Waking the Merrow by Heather Rigney

Title: Waking the Merrow

Author: Heather Rigney

Rating: 4/5

Synopsis:

In 1772, angry Rhode Island colonists set fire to a British ship, sparking the American Revolution. Taxation without representation was a motivator. So was the vengeful, man-eating mermaid who had it out for the commanding officer. That was then. This is now. Mermaids, or merrow, still hunt in Narragansett Bay, but these days they keep a lower profile. At night, centuries-old Nomia seduces smutty frat boys, lures them into icy waters, and feeds them to her voracious kin. By day, she and her half-breed daughter attempt to blend in at the coastal Village Playground. But Nomia slips up. She makes a friend. Then she makes that friend disappear, and someone notices. Thirty-something Evie McFagan just wants to make it through working motherhood. But she’s a blistering stew of issues—snarky alcoholic and a friendless funeral director who just witnessed Nomia dismembering a guy at the nearby yacht club. When Evie believes a mermaid stole her baby, who will help? The merrow of Ireland? Or maybe anti-hero Evie will surprise everyone, including herself, and summon the strength to save her own family. Intertwining the stories of two primordial families with the colonial history of Narragansett Bay, Waking the Merrow is a dark historical fantasy.

Review:

Waking the Merrow is a novel that breaks the mold of any genres that it claims to be.  It is a dark historical fantasy, but it is also a humorous horror novel.  Before reading Waking the Merrow, I had never seen mermaids presented in a darker light.  Apart from Harry Potter, mermaids have often been depicted as angelic creatures.  But after reading Waking the Merrow, I will never see mermaids the same way again.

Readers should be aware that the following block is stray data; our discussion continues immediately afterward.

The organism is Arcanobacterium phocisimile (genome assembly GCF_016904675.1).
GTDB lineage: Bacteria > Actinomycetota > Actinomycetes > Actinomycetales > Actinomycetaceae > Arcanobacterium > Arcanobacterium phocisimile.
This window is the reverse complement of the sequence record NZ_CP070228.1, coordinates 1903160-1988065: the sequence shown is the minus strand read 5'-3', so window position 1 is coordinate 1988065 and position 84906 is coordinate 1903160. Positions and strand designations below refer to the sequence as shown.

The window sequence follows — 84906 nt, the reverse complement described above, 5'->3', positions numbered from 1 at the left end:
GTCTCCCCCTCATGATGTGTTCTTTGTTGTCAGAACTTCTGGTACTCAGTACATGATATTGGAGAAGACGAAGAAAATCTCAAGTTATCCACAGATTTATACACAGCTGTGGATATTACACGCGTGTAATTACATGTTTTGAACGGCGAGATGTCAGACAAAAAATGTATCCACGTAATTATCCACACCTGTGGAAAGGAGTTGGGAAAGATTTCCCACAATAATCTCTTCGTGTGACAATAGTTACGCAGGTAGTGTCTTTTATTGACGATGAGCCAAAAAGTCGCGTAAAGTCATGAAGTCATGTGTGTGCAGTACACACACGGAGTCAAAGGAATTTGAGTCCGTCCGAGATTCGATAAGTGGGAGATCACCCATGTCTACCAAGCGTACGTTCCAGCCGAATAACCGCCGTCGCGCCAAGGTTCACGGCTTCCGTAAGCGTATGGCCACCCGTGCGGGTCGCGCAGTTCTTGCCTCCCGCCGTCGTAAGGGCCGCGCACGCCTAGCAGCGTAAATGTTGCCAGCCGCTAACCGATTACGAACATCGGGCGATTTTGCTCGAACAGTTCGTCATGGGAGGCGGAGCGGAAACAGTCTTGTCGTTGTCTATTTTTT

Heather Rigney does a fantastic job of incorporating Rhode Island history along with fantasy elements, and I enjoyed learning about the Irish background of those who immigrated to Rhode Island.  Rigney incorporates that historical relevance with modern day inhabitants of Rhode Island and manages to create a version of the mermaid that you have never seen before.  The mermaids in her novel feed on the living, and it is exactly that which raises suspicions in the coastal village where the main character, Evie, lives.

But what is even better about Rigney’s work is that her main protagonist if more of an anti-heroine because she is a drunk mother who is crass and unapologetic, and that is something that I always love to see in a character.  Evie is my new spirit animal, so to speak, and I loved her witty humor and banter with her husband throughout the novel.  Rigney mixes humor with horror perfectly, and I think that readers who don’t enjoy horror would indeed enjoy this novel.  Waking the Merrow breaks the current mold of the dark fantasy and horror genres, and it is a breath of fresh air because it does not fit in with other current trends in the market.  I am always on the lookout for novels that stray from the pack and are written just for the joy of it, rather than to just make a buch, and Waking the Merrow more than delivers.  If you haven’t already picked up this novel, then please drop what you are doing and buy it right now.

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